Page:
• Steroid medication encourage a strong appetite and tend to cause increased fat deposition. They also cause wakefulness at night and when they are stopped, withdrawal fatigue.

  • Fatigue disruption of a daily routine; regular activity is inevitably affected, putting further pressure on the pounds!

  • Hormone therapies such as tamoxifen, aromatase inhibitors and zoladex can also cause weight gain and, unlike chemotherapy, are usually given for many years after initial surgery. 

What can you do to help yourself?

Many people who get upset about being overweight lack motivation which results in more eating and lack of exercise - the cycle has to be broken. This is particularly worse after an illness - whether cancer, flu or an injury. “dammed if I’m going to diet if I have to cope with illness or stress”

Although it is easy to sympathise with this attitude, The trick is not to put on weight in the first place. This, as many people know too well, is easier said than done and if we were all perfect we would not be human. Nevertheless, whatever the reasons, it is never too late to slim down. Fat is the storage of energy. When we have more energy coming in than being used it is stored under our skin and around our organs. The only answer to losing weight is to:

  • Decrease the energy intake in our diet below the level we need to use.

  •  Increase the amount of energy we are using above that provided in our diet.

In either way the body will have to find the extra energy from our reserves. Fat will be broken down and weight will be lost. Fat is a very efficient energy source so in most cases this would have to continue for several months in order to make any difference. Unfortunately, this means that you will have to feel hungry most of the time. There really is no easy short cut! Furthermore, once the weight has been lost, the energy intake then has to match the energy requirement – so even then you cannot relax and start overeating.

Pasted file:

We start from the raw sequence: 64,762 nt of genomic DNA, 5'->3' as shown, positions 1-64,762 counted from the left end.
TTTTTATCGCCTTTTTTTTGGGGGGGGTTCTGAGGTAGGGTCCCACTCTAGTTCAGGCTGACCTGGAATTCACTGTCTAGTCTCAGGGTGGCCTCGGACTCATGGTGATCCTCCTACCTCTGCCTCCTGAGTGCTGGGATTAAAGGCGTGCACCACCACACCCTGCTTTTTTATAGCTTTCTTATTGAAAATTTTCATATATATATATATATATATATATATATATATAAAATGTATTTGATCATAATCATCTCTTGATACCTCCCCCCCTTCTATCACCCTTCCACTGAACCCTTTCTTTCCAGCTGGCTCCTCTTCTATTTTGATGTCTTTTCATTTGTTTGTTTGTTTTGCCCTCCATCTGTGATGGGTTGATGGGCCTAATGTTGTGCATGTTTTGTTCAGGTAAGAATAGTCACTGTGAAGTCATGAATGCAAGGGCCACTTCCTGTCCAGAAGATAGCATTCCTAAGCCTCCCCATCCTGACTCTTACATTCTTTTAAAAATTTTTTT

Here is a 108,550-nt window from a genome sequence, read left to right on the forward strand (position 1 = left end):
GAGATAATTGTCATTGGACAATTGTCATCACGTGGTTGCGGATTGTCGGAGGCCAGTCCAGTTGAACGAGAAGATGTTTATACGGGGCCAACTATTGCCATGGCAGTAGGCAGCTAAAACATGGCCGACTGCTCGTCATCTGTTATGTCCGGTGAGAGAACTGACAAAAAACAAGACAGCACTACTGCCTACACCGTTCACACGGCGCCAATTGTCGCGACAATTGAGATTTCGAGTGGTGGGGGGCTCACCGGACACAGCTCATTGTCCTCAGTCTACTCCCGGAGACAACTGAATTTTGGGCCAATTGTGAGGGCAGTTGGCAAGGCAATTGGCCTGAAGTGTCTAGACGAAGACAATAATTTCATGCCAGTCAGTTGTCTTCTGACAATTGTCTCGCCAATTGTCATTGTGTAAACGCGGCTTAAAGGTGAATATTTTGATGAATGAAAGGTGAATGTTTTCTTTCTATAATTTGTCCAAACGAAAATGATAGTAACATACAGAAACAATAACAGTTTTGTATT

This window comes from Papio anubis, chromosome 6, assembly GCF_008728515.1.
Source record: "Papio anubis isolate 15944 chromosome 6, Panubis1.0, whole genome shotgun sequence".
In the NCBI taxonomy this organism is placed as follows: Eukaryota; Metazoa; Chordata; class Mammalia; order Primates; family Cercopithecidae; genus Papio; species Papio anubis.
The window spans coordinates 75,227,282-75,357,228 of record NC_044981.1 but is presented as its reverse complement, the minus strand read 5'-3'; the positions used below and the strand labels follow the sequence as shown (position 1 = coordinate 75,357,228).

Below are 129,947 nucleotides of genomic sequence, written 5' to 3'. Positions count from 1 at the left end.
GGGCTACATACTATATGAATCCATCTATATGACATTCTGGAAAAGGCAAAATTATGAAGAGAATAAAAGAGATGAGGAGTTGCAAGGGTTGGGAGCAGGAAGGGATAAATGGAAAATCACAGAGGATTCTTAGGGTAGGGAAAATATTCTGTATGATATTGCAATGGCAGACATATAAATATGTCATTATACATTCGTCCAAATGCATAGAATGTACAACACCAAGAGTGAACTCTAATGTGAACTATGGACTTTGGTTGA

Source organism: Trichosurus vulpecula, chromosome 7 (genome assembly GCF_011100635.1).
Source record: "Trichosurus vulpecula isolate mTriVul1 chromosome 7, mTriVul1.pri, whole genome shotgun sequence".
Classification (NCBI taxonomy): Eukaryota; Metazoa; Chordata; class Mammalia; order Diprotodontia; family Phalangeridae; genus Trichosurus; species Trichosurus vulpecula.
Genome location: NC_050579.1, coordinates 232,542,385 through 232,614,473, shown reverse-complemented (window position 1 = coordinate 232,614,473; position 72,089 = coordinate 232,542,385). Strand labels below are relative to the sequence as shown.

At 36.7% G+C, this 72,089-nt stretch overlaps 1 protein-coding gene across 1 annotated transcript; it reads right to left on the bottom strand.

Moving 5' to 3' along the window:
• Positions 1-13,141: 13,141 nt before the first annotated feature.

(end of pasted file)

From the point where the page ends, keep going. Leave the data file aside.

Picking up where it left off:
Aim for the long term- fad diets do not work. Significant weight loss only really occurs after several months of lifestyle change.


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Summary – tips to help you control your weight:

  • Avoid faddy diets

  • Don’t worry about feeling hungry

  • Don't worry about missing a meal

  • If really overweight, try a day a week without food

  • Distract yourself from thinking about food

  • Avoid processed food (high fat, sugar)

  • Eat less food cooked in fat e.g. deep fried batter, chips, crisps

  • Avoid pastries, pies, sausage rolls

  • Avoid biscuits and cakes (a muffin has more fat than a bacon sandwich!)

  • Trim fat off meat

  • Eat less meat and more fish

  • Eat a large lettuce salad with every meal 

  • Reduce alcohol intake

  • Try not to eat 3 hours before bed 

  • Try not to snack between meals, especially sweet snacks

  • Avoid food between lunch and evening meal

  • Increase exercise levels 

  • Consider nutritional testing as you may have an associated micro-nutrient imbalance